The European Union on Thursday agreed to a $54 billion package for embattled Ukraine after overcoming a significant hurdle from Hungary that had for weeks delayed the deal, which will provide much-needed relief for Ukrainians as the U.S. struggles to send new money to Kyiv.
European Council President Charles Michel announced that all 27 member nations backed the plan after he called a summit to discuss how to approve the package blocked by Hungarian Prime Minister Viktor Orban since December.
“This locks in steadfast, long-term, predictable funding for #Ukraine,” Michel wrote on X, formerly Twitter. “EU is taking leadership & responsibility in support for Ukraine; we know what is at stake.”
The financial aid package will support Ukraine over the next four years, securing Kyiv with a crucial lifeline of aid as the war with Russia settles into a long conflict.
It also comes as the U.S., Ukraine’s main supporter, is struggling to lock down a deal in Congress tying border security and support for Kyiv together.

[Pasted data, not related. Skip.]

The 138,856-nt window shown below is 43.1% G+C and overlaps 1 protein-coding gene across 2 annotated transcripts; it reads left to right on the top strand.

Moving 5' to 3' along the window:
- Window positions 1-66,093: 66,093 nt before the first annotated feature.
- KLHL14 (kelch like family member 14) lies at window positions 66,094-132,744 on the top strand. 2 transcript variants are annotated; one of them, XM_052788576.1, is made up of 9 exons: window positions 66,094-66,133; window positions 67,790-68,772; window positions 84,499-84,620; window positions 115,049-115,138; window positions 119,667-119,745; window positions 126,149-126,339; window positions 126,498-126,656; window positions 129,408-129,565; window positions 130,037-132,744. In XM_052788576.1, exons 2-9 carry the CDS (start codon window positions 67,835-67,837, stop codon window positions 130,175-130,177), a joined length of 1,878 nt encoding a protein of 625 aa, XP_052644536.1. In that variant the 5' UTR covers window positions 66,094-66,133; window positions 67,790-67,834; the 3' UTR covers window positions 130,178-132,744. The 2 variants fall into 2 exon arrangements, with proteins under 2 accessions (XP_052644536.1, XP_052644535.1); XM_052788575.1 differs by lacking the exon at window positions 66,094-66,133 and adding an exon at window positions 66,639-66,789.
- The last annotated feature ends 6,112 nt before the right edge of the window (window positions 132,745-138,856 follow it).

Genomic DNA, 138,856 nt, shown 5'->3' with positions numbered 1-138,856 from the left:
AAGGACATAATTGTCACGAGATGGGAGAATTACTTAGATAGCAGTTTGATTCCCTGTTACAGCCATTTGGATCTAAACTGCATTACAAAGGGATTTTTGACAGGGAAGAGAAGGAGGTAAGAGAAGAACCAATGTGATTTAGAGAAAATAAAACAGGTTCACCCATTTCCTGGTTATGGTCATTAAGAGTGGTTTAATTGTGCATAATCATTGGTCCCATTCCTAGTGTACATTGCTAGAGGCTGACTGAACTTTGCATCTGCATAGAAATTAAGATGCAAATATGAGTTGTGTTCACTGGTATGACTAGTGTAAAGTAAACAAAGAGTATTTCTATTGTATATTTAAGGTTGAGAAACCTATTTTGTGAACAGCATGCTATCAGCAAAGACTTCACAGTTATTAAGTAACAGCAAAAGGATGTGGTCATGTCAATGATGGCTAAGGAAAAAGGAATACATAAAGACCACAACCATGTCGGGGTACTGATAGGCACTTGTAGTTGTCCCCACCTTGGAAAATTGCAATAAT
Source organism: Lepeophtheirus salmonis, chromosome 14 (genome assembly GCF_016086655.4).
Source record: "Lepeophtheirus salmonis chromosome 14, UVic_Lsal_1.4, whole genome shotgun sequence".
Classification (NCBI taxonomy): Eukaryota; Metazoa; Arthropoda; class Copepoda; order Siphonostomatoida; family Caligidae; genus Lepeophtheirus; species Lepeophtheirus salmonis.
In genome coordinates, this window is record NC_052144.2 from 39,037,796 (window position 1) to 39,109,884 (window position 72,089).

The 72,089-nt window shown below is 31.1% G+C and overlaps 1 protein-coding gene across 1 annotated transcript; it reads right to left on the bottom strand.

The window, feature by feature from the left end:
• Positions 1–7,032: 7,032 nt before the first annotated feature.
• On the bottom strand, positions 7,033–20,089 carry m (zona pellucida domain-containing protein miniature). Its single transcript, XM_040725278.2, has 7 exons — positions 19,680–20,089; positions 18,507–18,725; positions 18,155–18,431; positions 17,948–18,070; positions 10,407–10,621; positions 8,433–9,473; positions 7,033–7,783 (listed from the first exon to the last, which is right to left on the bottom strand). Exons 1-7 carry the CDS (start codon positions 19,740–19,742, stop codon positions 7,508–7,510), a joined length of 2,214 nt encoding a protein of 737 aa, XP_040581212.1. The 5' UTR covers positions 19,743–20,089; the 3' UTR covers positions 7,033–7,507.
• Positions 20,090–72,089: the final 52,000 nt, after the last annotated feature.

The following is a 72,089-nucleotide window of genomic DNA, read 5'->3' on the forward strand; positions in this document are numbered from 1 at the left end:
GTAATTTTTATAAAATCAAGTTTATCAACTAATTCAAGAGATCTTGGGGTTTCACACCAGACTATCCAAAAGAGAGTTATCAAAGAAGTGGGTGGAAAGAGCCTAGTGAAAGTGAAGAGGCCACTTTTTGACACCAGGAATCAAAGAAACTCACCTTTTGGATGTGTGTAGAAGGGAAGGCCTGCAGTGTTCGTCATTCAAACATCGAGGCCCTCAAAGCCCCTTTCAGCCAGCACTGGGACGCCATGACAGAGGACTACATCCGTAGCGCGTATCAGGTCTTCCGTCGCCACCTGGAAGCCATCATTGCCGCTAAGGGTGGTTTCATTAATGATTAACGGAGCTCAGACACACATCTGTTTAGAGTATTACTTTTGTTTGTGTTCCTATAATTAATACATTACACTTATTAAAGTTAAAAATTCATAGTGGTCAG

Ukrainian President Volodymyr Zelensky welcomed the EU support Thursday, writing on X that European unity “sends a strong signal that Ukraine will withstand any challenges, as will Europe.”
“We are creating a sustainable financial instrument that will work not only today but also tomorrow and will strengthen Ukrainian resilience, which in turn will prevent the spread of Russian aggression to other parts of Europe,” Zelensky said.
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